Welcome back to The Spin! US retailers urge the FTC to investigate antitrust allegations against big tech companies, the country of Austria is banning plastic bags, and virtual fashion is going to influence influencers’ ever changing looks on social media. There’s also a popup shop in London that brings in merchandise from neighboring retailers based on real time trend information. Enjoy the read and feel free to share! Best, Ulrike


Body of Evidence. The US Retail Industry Leaders Association has petitioned the Federal Trade Commission to investigate big tech firms like Amazon and Google, and even offers to help. The group, which represents big names including Walmart and Target, emphasizes that tech platforms don’t need to be able to control prices, when they control effective access to price information. In an additional blow to Amazon, a federal appeals court decided that the online giant can be held liable for defective goods by third-party sellers on its marketplace.

Putting an end to it. As the world drowns in plastic waste, the Austrian National Council has unanimously decided to ban plastic bags starting January 2020. Bags already in stock may be sold (paywall; translated by Google) during a transitional 12-month period. Sewn, robust reusable bags as well as thin plastic bags, as being used primarily in fruit and vegetable departments, are exempt from the rule. The latter, however, must be made from predominantly renewable raw materials and be suitable for self-composting.


Tracking the Trend. Unibail-Rodamco-Westfield’s Westfield London mall has launched The Trending Store, where consumers can find items that are trending in real time. Supported by AI trend expert NextAtlas, the store tracks more than 3 billion data point from over 400,000 innovators in 150 countries to identify the most important tendencies, which currently include “romantic heroines”. Based on the results, the store sources items on demand from its neighbors in the mall, including Topshop and Stuart Weitzman.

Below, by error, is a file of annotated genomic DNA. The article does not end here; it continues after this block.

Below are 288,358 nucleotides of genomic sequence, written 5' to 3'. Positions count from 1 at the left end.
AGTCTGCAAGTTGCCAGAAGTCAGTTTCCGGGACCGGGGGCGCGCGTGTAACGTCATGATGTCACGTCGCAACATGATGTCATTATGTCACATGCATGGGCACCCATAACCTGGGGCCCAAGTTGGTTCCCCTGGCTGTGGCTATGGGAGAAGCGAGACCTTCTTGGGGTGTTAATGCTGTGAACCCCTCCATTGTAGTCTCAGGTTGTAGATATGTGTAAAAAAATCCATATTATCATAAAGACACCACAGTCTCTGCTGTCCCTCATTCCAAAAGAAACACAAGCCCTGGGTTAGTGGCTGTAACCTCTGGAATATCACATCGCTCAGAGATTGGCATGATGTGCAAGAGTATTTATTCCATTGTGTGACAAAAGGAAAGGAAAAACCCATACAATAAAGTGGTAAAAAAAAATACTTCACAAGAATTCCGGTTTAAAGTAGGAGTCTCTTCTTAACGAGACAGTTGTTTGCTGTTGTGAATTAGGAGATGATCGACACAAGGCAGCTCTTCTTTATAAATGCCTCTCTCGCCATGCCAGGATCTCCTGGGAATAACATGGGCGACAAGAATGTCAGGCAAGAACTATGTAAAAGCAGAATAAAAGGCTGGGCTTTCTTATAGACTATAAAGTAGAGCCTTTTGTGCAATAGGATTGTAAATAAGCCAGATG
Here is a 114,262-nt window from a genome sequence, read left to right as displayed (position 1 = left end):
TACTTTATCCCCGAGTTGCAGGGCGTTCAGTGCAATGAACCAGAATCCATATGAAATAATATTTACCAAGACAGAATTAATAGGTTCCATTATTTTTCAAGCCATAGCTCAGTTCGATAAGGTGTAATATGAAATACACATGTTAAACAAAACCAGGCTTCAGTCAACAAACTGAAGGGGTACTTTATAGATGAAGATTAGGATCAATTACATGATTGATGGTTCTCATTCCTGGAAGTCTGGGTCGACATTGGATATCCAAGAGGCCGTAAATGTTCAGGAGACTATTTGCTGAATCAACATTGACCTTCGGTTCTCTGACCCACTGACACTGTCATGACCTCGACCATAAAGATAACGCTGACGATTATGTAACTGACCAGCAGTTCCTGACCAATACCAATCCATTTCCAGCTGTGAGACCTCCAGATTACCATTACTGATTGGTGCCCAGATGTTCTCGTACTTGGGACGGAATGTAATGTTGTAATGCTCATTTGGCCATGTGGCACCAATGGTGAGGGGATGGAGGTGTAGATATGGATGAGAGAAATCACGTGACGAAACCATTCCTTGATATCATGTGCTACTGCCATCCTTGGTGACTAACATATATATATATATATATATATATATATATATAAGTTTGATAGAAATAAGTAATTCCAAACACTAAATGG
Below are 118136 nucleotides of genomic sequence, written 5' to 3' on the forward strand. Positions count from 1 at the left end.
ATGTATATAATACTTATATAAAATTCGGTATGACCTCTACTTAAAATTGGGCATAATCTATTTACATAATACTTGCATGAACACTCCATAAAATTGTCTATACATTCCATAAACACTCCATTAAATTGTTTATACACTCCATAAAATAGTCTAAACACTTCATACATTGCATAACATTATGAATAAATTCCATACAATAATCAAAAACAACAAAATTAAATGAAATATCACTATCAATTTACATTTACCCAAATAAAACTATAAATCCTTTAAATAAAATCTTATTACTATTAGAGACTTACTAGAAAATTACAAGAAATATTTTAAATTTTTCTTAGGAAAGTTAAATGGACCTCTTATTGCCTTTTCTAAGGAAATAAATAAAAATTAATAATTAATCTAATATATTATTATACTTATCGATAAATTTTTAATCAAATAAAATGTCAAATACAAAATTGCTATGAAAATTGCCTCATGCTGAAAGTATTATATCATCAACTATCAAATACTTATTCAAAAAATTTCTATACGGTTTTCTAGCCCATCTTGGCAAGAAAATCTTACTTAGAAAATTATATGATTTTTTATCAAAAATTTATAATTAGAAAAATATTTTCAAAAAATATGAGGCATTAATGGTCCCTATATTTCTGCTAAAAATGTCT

Dream Dresses. Fueled by influencers’ need to constantly feature new outfits on social media, companies are now selling virtual garments. Last November, Norwegian retailer Carlings launched a purely digital clothing line with items retailing for $11-$33. This May, Dutch startup The Fabricant, sold the digital Iridescence dress for $9,500 on the blockchain to a tech executive as a gift for his wife. Contrary to digital costumes for video games, these creations are tailored directly to customers based on photos.


Like a Wrecking Ball. In response to a slew of problems including a warehouse crisis in the US, plummeting sales, and a 87 percent drop in pre-tax profits, British online retailer Asos is going to cut about 100 positions in its London-based head office. Most positions affected are in the marketing department.

Back to the future. German womenswear retailer Gerry Weber has sold (press release) the majority of its troubled Hallhuber subsidiary to British investment firm Robus Capital, which plans to pump still more money into the Munich-based retail chain. The purchase price was €500,000 in cash, with Gerry Weber retaining 12 percent in the enterprise. In 2015, Gerry Weber paid Change Capital €82.5 for Hallhuber. In the future, the chain plans to focus (paywall; translated by Google) on the mid-market segment between mass merchants and premium stores.

Think Big! German shopping club BestSecret will open a 4000m² outlet store at Frankfurt Airport in August, offering (paywall; translated by Google) a mix of designer brands and mainstream labels at discounts of 20-80 percent. Similar to its online shop, only recommended shoppers are given access, with a waiting list for new applicants. Frankfurt currently counts two TK Maxx locations, but there are no outlet centers in the area. A Saks Off Fifth branch was recently closed due to lack of traffic.


Mourning Khalid Al Qasimi. Just weeks after he showed his fall/winter 2019 menswear collection at London Fashion Week, Sheikh Khalid bin Sultan Al Qasimi was found dead (press release) in his penthouse in London. The son of the His Highness Sheikh Dr. Sultan bin Mohamed Al Qasimi, Supreme Council Member and Ruler of Sharjah, is said to have passed following a lavish party. He was 39 years old. In 1999, Qasimi's older brother died in England at age 24 from a heroin overdose.


is a product
delivered to you by
textilwirtschaft.de | Imprint